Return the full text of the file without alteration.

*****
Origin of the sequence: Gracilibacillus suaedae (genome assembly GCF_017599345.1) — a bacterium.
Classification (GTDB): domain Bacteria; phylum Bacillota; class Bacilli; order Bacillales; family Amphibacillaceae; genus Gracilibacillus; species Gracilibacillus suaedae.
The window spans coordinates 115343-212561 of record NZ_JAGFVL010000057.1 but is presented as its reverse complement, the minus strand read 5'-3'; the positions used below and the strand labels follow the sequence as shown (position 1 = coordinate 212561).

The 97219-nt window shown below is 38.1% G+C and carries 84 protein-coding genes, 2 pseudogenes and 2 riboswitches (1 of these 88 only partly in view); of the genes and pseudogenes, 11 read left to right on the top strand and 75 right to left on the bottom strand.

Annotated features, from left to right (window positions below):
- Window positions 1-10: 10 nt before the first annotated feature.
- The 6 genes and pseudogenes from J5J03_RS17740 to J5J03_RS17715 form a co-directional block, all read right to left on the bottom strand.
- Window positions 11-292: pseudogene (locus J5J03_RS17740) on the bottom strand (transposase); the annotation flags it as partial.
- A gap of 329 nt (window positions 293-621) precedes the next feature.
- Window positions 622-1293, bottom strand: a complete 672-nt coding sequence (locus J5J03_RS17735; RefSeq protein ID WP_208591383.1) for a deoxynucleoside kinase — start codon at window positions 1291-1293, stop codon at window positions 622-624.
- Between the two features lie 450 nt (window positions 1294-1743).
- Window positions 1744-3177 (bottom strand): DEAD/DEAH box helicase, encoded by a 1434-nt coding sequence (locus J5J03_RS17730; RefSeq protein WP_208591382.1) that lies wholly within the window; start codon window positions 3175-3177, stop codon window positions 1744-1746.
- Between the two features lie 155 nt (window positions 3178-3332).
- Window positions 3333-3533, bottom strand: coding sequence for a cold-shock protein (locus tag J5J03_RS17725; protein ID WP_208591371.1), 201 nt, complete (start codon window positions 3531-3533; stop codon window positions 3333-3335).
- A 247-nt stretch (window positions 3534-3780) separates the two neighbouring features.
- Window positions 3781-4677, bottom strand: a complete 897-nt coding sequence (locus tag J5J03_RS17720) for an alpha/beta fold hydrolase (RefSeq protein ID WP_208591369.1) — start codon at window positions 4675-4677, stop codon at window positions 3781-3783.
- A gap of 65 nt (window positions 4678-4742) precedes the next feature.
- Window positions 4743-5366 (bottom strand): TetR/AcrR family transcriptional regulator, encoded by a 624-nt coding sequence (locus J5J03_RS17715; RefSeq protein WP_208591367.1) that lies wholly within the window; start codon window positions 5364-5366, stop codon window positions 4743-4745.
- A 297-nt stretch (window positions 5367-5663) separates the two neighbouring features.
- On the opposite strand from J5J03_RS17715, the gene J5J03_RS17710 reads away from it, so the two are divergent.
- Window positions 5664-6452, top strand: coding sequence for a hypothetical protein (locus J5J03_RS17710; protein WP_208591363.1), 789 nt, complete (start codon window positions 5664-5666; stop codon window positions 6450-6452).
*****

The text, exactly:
Origin of the sequence: Gracilibacillus suaedae (genome assembly GCF_017599345.1) — a bacterium.
Classification (GTDB): domain Bacteria; phylum Bacillota; class Bacilli; order Bacillales; family Amphibacillaceae; genus Gracilibacillus; species Gracilibacillus suaedae.
The window spans coordinates 115343-212561 of record NZ_JAGFVL010000057.1 but is presented as its reverse complement, the minus strand read 5'-3'; the positions used below and the strand labels follow the sequence as shown (position 1 = coordinate 212561).

The 97219-nt window shown below is 38.1% G+C and carries 84 protein-coding genes, 2 pseudogenes and 2 riboswitches (1 of these 88 only partly in view); of the genes and pseudogenes, 11 read left to right on the top strand and 75 right to left on the bottom strand.

Annotated features, from left to right (window positions below):
- Window positions 1-10: 10 nt before the first annotated feature.
- The 6 genes and pseudogenes from J5J03_RS17740 to J5J03_RS17715 form a co-directional block, all read right to left on the bottom strand.
- Window positions 11-292: pseudogene (locus J5J03_RS17740) on the bottom strand (transposase); the annotation flags it as partial.
- A gap of 329 nt (window positions 293-621) precedes the next feature.
- Window positions 622-1293, bottom strand: a complete 672-nt coding sequence (locus J5J03_RS17735; RefSeq protein ID WP_208591383.1) for a deoxynucleoside kinase — start codon at window positions 1291-1293, stop codon at window positions 622-624.
- Between the two features lie 450 nt (window positions 1294-1743).
- Window positions 1744-3177 (bottom strand): DEAD/DEAH box helicase, encoded by a 1434-nt coding sequence (locus J5J03_RS17730; RefSeq protein WP_208591382.1) that lies wholly within the window; start codon window positions 3175-3177, stop codon window positions 1744-1746.
- Between the two features lie 155 nt (window positions 3178-3332).
- Window positions 3333-3533, bottom strand: coding sequence for a cold-shock protein (locus tag J5J03_RS17725; protein ID WP_208591371.1), 201 nt, complete (start codon window positions 3531-3533; stop codon window positions 3333-3335).
- A 247-nt stretch (window positions 3534-3780) separates the two neighbouring features.
- Window positions 3781-4677, bottom strand: a complete 897-nt coding sequence (locus tag J5J03_RS17720) for an alpha/beta fold hydrolase (RefSeq protein ID WP_208591369.1) — start codon at window positions 4675-4677, stop codon at window positions 3781-3783.
- A gap of 65 nt (window positions 4678-4742) precedes the next feature.
- Window positions 4743-5366 (bottom strand): TetR/AcrR family transcriptional regulator, encoded by a 624-nt coding sequence (locus J5J03_RS17715; RefSeq protein WP_208591367.1) that lies wholly within the window; start codon window positions 5364-5366, stop codon window positions 4743-4745.
- A 297-nt stretch (window positions 5367-5663) separates the two neighbouring features.
- On the opposite strand from J5J03_RS17715, the gene J5J03_RS17710 reads away from it, so the two are divergent.
- Window positions 5664-6452, top strand: coding sequence for a hypothetical protein (locus J5J03_RS17710; protein WP_208591363.1), 789 nt, complete (start codon window positions 5664-5666; stop codon window positions 6450-6452).